We Asked a Skincare Super-User to Debunk Beauty Jargon

Curated by Claudia Shannon / Research Scientist / ishonest

To explain this wide world of beauty jargon, we asked someone who knows a lot about skincare: Kirbie Johnson, the co-host of the podcast Gloss Angeles and a longtime beauty journalist with more than a decade of experience covering the industry. On her podcast, she and her co-host provide fun and practical beauty advice breaking down everything you need to know about the ingredients in your skincare and makeup, as well as telling you about the products she thinks are actually worth it, based on her own trial and error.

One of the products she recommends? StriVectin's new Lactic Acid Nightly Retexturizing Serum, which helps exfoliate and hydrate the skin. Its formula is designed to help you wake up to a more radiant-looking complexion, plus visibly minimize pores and fine lines*. We asked Johnson to help us decode some of the serum's ingredients below, in plain terms, so you don't need to do any frantic internet searching. Read on for Johnson's no-nonsense skincare glossary, plus her personal takes on commonly-asked beauty questions.

What is lactic acid?Lactic acid, the main ingredient in StriVectin's new Lactic Acid Nightly Retexturizing Serum, can be helpful for a skin glow up. It helps give a razzle dazzle-effect because it's known to visibly brighten and smooth the complexion. If you search lactic acid, you'll notice it's found in things like milk and tomato juice. (Don't worry, you need not douse your face in either.) Lactic acid is one of the most-researched alpha hydroxy acids, which is why you will often find it in many exfoliating serums alone, or with its BFF glycolic acid. When you notice an immediate glow from a product, it's usually the handiwork of lactic acid. It's also considered more hydrating than other AHAs. And a fun fact: the lactic acid in StriVectin's serum is vegan, meaning it's derived from plants versus milk (or animal) products. This is typical for most lactic acid products in the U.S., but it's good to be conscious of it!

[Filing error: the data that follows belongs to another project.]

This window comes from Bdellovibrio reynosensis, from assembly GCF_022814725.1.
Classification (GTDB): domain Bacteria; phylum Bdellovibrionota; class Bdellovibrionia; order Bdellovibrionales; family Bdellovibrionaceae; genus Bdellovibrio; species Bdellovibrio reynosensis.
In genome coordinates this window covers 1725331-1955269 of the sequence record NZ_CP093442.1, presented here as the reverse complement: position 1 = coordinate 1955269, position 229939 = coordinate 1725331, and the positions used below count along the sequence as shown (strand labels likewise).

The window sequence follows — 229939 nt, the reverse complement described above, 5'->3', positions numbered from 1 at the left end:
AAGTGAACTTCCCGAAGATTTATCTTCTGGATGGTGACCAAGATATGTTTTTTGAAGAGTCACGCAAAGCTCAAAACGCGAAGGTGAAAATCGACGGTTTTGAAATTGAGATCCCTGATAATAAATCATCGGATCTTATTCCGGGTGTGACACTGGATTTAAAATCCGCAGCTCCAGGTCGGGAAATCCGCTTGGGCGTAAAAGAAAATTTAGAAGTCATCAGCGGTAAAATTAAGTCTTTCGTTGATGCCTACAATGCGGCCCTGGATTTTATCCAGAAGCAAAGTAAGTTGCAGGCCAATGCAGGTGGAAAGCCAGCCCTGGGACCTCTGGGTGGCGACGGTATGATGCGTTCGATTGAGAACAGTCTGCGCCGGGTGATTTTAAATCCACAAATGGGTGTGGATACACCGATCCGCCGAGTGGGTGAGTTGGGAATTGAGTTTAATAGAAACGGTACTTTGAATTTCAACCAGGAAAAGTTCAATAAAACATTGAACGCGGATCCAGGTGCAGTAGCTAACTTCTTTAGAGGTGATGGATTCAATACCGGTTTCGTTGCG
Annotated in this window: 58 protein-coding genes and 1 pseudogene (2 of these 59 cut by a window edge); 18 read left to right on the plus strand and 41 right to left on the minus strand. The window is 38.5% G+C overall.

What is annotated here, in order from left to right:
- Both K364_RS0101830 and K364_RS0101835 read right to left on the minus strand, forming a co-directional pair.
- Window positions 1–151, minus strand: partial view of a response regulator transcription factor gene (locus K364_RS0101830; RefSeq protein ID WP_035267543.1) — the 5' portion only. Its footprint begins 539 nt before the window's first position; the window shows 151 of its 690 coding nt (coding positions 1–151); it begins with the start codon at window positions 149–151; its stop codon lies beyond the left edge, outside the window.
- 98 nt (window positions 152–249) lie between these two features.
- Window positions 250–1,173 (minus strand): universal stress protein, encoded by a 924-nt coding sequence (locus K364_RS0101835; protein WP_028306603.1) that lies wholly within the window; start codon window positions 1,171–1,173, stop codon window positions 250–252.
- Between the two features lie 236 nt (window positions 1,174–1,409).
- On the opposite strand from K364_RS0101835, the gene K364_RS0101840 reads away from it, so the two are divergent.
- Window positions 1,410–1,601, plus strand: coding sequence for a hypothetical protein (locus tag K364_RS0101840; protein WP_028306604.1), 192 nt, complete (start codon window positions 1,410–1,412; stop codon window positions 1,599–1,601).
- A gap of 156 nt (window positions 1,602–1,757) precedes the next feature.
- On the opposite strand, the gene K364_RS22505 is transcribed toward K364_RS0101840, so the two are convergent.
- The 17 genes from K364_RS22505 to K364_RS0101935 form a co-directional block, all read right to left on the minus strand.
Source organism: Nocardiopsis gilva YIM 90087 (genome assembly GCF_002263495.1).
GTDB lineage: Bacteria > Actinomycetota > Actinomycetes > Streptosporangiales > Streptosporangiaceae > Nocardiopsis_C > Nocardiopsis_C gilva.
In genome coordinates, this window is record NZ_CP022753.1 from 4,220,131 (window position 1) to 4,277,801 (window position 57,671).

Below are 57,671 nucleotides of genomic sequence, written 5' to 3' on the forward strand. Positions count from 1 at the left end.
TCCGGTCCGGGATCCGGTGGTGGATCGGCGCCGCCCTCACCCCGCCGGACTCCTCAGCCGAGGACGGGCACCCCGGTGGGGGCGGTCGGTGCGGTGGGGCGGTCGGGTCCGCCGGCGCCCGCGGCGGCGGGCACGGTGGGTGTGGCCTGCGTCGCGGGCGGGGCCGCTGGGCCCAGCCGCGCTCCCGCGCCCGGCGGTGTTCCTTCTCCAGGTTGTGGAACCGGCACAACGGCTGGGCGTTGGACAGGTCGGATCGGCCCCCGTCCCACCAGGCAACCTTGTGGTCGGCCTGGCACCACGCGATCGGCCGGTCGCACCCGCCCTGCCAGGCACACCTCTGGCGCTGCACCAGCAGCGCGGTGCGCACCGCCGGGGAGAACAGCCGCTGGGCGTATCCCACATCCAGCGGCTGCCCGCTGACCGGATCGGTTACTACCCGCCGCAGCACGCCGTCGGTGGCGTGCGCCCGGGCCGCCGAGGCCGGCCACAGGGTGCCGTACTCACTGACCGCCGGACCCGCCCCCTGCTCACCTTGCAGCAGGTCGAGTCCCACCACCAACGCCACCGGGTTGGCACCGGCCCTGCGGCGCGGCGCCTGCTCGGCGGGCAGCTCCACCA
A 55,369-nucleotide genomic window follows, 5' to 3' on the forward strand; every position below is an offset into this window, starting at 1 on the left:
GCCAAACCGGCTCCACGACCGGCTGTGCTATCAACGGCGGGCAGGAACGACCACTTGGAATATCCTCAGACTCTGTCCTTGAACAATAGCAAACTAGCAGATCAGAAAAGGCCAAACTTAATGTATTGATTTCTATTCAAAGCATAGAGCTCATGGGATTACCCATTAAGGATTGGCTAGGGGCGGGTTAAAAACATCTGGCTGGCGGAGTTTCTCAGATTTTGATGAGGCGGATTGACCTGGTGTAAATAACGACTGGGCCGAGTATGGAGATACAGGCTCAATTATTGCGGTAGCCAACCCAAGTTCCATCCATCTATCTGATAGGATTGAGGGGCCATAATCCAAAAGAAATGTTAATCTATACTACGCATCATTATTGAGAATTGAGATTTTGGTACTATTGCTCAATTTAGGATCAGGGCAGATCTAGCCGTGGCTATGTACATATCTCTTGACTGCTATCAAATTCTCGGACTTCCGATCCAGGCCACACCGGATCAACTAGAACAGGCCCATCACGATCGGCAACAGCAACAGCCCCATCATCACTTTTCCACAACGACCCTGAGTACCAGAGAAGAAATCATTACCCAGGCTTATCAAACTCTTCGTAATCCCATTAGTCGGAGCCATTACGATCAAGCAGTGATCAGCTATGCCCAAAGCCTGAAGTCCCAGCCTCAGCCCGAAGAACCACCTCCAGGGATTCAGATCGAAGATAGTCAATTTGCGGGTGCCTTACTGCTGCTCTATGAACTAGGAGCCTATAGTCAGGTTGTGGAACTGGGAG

On that note, what are alpha hydroxy acids (AHAs)?AHAs are water-soluble acids that work to help remove the top layer of dead skin cells and include ingredients like glycolic, lactic, mandelic, malic, tartaric, and citric acid.

Why are acids important in a skincare routine? How do you use them? Love acids. I embrace acids. Don't become a chronic over-exfoliator, but I like to use them a few times a week. Alpha hydroxy acids are great for giving that immediate glowy look to the skin. Beta hydroxy acids are oil-soluble, so they get deeper within the pore to remove dead skin and sebum this is why a lot of products include both AHAs and BHAs. There are acids that hydrate too, like hyaluronic acid and lactic acid.

How often do I really need to exfoliate? As a reformed chronic over-exfoliator, it's important not to overdo it with exfoliation. Doing too much can lead to all kinds of issues, like inflammation, which can be linked to acne, pigmentation, skin dehydration, and more. If you're doing the most with your skincare routine and you feel like it's a never-ending cycle of dry skin and breakouts, I'd suggest to take a step back.